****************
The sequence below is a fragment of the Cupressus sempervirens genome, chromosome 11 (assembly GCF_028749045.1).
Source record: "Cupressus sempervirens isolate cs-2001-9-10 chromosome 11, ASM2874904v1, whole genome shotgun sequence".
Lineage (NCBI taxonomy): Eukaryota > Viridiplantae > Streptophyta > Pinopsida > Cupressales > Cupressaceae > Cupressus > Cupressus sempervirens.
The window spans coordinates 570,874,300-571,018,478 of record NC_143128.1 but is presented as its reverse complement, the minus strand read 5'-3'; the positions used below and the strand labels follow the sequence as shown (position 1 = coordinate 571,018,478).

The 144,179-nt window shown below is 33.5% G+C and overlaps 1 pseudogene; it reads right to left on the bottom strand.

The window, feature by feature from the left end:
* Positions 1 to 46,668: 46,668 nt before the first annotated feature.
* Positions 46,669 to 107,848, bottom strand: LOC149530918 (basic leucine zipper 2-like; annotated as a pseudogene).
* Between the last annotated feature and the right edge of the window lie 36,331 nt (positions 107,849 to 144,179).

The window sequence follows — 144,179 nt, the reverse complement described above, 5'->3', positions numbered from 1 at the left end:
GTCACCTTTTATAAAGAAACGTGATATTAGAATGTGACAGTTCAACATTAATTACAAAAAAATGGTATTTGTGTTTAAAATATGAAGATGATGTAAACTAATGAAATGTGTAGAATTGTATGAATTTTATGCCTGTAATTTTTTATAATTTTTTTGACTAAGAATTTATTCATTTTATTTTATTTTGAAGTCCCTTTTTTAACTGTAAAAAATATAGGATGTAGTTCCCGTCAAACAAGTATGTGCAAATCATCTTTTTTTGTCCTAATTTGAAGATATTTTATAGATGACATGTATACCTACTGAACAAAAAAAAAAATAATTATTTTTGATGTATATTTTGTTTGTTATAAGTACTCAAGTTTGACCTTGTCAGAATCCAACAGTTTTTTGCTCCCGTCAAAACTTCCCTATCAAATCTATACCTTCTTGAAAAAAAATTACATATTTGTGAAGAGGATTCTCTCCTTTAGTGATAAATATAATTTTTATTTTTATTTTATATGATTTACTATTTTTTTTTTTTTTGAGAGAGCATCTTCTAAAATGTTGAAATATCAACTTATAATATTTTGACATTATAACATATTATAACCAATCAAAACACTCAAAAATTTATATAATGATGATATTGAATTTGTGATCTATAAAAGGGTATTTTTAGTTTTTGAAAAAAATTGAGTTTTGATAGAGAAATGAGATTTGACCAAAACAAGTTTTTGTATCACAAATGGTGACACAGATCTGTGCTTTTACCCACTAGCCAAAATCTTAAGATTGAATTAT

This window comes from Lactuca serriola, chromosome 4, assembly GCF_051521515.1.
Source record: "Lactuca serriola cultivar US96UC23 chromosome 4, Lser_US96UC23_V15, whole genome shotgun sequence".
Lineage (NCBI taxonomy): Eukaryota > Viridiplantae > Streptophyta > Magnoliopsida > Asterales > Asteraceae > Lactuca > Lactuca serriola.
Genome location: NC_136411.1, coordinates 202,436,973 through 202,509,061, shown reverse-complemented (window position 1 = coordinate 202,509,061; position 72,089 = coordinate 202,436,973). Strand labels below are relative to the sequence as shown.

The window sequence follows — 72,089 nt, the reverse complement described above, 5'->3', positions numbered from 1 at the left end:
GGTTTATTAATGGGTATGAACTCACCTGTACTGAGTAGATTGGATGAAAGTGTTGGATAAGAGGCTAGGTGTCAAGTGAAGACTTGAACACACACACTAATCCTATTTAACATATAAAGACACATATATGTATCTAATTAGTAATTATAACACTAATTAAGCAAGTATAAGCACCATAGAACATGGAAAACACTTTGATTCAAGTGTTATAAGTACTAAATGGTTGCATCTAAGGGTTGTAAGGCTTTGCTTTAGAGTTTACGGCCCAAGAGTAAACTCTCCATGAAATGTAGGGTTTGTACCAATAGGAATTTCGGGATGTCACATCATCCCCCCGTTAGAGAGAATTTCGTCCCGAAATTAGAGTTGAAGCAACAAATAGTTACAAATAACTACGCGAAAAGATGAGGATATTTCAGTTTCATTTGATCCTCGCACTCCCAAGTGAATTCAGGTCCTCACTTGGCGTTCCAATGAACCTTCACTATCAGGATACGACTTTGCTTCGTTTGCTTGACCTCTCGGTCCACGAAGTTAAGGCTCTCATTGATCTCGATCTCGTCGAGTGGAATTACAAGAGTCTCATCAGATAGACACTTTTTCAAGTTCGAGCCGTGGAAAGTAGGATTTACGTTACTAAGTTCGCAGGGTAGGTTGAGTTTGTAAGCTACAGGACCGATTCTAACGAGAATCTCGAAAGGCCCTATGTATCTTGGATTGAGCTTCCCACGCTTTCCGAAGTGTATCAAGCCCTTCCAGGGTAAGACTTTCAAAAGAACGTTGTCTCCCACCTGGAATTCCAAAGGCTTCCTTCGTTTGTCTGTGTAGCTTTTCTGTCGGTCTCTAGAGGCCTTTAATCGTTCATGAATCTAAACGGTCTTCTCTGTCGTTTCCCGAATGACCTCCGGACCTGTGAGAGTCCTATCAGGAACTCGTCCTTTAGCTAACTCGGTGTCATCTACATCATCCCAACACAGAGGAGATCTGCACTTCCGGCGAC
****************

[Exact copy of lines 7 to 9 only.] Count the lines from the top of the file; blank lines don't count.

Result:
* Positions 1 to 46,668: 46,668 nt before the first annotated feature.
* Positions 46,669 to 107,848, bottom strand: LOC149530918 (basic leucine zipper 2-like; annotated as a pseudogene).
* Between the last annotated feature and the right edge of the window lie 36,331 nt (positions 107,849 to 144,179).